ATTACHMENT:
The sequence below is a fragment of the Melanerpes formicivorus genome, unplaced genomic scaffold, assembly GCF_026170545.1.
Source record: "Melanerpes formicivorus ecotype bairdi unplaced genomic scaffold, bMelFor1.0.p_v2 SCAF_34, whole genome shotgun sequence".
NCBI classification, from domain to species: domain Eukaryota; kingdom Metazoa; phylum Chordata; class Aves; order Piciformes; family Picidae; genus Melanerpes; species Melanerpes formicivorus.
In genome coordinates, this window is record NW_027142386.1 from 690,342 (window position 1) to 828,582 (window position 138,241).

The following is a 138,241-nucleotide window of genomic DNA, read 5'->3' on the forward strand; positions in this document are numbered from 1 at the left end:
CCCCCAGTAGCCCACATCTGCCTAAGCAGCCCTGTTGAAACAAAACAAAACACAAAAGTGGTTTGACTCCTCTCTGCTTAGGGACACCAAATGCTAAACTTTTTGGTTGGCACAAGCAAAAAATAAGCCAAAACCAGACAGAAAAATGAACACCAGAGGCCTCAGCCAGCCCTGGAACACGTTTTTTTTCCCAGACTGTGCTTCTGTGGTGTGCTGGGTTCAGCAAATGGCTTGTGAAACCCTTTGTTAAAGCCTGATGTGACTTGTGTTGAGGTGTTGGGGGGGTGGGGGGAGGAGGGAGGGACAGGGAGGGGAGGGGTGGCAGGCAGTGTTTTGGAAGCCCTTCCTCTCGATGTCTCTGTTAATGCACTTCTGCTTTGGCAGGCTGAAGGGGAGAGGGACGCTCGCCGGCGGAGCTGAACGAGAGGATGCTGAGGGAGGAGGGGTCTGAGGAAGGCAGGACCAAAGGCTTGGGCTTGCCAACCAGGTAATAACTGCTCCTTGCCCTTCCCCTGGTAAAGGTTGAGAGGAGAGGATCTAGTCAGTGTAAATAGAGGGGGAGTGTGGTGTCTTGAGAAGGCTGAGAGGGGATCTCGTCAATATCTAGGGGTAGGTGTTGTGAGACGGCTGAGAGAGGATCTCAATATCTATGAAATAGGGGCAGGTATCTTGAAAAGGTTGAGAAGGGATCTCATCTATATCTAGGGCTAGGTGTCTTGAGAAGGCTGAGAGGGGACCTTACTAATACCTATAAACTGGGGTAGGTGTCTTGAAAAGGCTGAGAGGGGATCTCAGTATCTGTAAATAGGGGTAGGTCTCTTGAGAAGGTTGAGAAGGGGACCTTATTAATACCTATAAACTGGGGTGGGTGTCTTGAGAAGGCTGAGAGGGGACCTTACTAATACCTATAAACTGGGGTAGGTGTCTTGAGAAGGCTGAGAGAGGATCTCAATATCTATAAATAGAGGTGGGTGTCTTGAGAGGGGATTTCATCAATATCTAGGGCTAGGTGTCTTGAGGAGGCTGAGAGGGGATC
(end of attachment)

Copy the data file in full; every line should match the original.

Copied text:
The sequence below is a fragment of the Melanerpes formicivorus genome, unplaced genomic scaffold, assembly GCF_026170545.1.
Source record: "Melanerpes formicivorus ecotype bairdi unplaced genomic scaffold, bMelFor1.0.p_v2 SCAF_34, whole genome shotgun sequence".
NCBI classification, from domain to species: domain Eukaryota; kingdom Metazoa; phylum Chordata; class Aves; order Piciformes; family Picidae; genus Melanerpes; species Melanerpes formicivorus.
In genome coordinates, this window is record NW_027142386.1 from 690,342 (window position 1) to 828,582 (window position 138,241).

The following is a 138,241-nucleotide window of genomic DNA, read 5'->3' on the forward strand; positions in this document are numbered from 1 at the left end:
CCCCCAGTAGCCCACATCTGCCTAAGCAGCCCTGTTGAAACAAAACAAAACACAAAAGTGGTTTGACTCCTCTCTGCTTAGGGACACCAAATGCTAAACTTTTTGGTTGGCACAAGCAAAAAATAAGCCAAAACCAGACAGAAAAATGAACACCAGAGGCCTCAGCCAGCCCTGGAACACGTTTTTTTTCCCAGACTGTGCTTCTGTGGTGTGCTGGGTTCAGCAAATGGCTTGTGAAACCCTTTGTTAAAGCCTGATGTGACTTGTGTTGAGGTGTTGGGGGGGTGGGGGGAGGAGGGAGGGACAGGGAGGGGAGGGGTGGCAGGCAGTGTTTTGGAAGCCCTTCCTCTCGATGTCTCTGTTAATGCACTTCTGCTTTGGCAGGCTGAAGGGGAGAGGGACGCTCGCCGGCGGAGCTGAACGAGAGGATGCTGAGGGAGGAGGGGTCTGAGGAAGGCAGGACCAAAGGCTTGGGCTTGCCAACCAGGTAATAACTGCTCCTTGCCCTTCCCCTGGTAAAGGTTGAGAGGAGAGGATCTAGTCAGTGTAAATAGAGGGGGAGTGTGGTGTCTTGAGAAGGCTGAGAGGGGATCTCGTCAATATCTAGGGGTAGGTGTTGTGAGACGGCTGAGAGAGGATCTCAATATCTATGAAATAGGGGCAGGTATCTTGAAAAGGTTGAGAAGGGATCTCATCTATATCTAGGGCTAGGTGTCTTGAGAAGGCTGAGAGGGGACCTTACTAATACCTATAAACTGGGGTAGGTGTCTTGAAAAGGCTGAGAGGGGATCTCAGTATCTGTAAATAGGGGTAGGTCTCTTGAGAAGGTTGAGAAGGGGACCTTATTAATACCTATAAACTGGGGTGGGTGTCTTGAGAAGGCTGAGAGGGGACCTTACTAATACCTATAAACTGGGGTAGGTGTCTTGAGAAGGCTGAGAGAGGATCTCAATATCTATAAATAGAGGTGGGTGTCTTGAGAGGGGATTTCATCAATATCTAGGGCTAGGTGTCTTGAGGAGGCTGAGAGGGGATC